ground loop by inadvertently using the cable shield as a current
path.  I.e. connect only one end of the shield, and ground everything
at a common point or at least on a substantial conductor such as the
chassis.  Remember that noise can be bourne in on ground just as
easily as signal or supply.

Also, if you haven't already done so, you should put suppression
capacitors/resistors (say 1uF, 10ohms) across the contactor points,
since this will reduce fast risetimes of the inductive flyback
voltage (as well as lengthening the contactor lifetime).  In a similar
vein, and if the application permits, use of thyristors will reduce
commutation noise because they switch off at zero current.

Motors can be difficult beasts to tame.  I made a garage door opener
which used a single phase AC motor and discrete logic.  It worked -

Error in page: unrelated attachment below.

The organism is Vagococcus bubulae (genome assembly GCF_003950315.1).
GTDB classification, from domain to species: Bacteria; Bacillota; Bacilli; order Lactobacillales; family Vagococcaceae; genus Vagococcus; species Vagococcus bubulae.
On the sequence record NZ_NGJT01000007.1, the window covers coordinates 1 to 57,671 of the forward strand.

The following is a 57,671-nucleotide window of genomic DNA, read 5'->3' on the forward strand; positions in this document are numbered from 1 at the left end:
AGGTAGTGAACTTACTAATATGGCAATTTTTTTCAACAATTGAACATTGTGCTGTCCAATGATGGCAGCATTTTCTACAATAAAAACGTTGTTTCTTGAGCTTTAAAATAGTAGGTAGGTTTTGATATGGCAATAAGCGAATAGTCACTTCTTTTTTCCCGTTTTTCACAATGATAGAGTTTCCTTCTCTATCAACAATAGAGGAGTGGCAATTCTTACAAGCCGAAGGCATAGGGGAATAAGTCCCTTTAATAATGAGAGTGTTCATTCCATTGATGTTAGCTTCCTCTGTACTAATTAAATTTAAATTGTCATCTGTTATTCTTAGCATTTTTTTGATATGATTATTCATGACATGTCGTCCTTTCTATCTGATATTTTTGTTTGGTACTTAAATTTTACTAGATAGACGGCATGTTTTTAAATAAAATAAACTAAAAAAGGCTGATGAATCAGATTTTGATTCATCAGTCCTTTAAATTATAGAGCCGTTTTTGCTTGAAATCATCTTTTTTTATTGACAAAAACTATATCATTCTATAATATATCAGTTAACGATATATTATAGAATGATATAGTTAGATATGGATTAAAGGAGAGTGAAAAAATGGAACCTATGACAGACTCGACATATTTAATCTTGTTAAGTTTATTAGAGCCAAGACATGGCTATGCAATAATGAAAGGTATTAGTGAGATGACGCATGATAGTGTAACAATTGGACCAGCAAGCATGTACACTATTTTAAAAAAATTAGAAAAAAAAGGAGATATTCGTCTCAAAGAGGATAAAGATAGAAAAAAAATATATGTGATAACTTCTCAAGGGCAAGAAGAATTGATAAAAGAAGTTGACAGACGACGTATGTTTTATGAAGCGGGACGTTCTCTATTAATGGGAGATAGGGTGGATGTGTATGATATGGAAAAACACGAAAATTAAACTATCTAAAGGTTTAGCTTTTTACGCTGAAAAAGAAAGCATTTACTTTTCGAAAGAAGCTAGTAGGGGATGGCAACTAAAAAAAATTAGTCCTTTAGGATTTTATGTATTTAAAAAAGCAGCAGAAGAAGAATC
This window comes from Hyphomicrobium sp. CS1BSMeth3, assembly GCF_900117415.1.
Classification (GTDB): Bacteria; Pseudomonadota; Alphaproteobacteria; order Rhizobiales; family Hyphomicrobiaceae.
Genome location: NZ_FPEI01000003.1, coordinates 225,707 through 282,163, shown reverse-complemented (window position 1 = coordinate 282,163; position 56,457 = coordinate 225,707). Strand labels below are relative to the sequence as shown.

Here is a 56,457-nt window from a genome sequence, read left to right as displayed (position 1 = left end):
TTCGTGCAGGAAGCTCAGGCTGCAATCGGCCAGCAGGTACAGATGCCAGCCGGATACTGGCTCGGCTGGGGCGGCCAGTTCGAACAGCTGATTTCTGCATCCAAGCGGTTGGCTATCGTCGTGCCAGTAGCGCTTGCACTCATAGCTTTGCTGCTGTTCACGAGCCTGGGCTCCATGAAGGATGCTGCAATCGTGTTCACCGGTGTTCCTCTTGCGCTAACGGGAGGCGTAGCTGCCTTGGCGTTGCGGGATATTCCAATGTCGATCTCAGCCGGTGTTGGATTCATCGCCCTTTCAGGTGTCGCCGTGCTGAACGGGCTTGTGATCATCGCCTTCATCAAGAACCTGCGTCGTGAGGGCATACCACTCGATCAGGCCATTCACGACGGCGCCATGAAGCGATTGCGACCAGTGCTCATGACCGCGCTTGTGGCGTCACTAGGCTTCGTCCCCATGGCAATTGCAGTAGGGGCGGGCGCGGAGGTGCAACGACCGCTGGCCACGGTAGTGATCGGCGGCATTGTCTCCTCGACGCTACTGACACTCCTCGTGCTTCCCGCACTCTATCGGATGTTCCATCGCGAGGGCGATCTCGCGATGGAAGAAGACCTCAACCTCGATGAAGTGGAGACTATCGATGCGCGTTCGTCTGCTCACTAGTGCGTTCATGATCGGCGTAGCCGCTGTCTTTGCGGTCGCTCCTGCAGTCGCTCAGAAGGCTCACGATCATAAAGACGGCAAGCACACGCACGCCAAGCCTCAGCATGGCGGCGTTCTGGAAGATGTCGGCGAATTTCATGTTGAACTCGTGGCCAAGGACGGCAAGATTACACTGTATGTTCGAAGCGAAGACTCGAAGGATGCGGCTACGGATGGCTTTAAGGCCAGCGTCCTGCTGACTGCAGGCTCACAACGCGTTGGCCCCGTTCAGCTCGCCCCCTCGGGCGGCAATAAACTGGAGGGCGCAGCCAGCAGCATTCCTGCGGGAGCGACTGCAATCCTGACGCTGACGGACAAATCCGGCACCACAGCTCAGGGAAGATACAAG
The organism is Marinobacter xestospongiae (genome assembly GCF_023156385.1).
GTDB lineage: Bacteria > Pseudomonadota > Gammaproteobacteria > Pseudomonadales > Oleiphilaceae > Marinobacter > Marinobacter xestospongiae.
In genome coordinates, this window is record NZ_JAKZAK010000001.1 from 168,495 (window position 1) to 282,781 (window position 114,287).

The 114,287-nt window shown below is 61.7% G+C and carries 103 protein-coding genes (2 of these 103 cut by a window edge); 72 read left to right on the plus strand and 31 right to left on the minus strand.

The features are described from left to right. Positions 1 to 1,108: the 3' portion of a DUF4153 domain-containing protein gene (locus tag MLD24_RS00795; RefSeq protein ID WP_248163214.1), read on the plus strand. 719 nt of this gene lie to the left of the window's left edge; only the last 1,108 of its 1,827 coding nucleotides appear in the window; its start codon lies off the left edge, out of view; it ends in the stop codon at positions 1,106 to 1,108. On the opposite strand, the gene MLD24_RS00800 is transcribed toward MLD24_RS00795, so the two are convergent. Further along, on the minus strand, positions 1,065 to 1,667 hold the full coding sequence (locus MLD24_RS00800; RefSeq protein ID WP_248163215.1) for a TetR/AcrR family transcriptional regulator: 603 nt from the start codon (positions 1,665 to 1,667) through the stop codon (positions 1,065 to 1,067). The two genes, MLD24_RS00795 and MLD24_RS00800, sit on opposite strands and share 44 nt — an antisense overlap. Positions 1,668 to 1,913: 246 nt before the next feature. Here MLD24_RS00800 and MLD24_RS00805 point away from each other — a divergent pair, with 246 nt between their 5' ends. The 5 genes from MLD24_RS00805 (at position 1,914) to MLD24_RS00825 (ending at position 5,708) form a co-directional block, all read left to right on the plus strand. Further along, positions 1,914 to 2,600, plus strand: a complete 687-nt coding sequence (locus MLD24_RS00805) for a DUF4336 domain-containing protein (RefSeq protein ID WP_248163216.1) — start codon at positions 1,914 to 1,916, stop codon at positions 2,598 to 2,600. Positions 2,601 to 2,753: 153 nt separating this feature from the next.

most of the time.  The occasional problem caused the door to open and
close a couple of times before coming to rest.  Well, it turned out to
be just plain old EMI coupling back through all the control lines.
To this day I always stop the car before entering and ensure the
door is staying put!

Please keep me informed as to how you get on, since I am about to
encounter on a very similar problem -- driving a PWM-controlled DC
motor.

Regards,
SJH
Canberra, Australia

1997\04\07@043858 by Tim Forcer

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At 23:48 05/04/97 +0100, you wrote:
{Quote hidden}

May seem trivial, but are you decoupling properly?  In my experience, PICs
can behave erratically if not closely decoupled.  Note that decoupling
capacitors should connect DIRECTLY to the power pins of the IC to be
decoupled, NOT simply across a convenient point on PCB power rail tracks -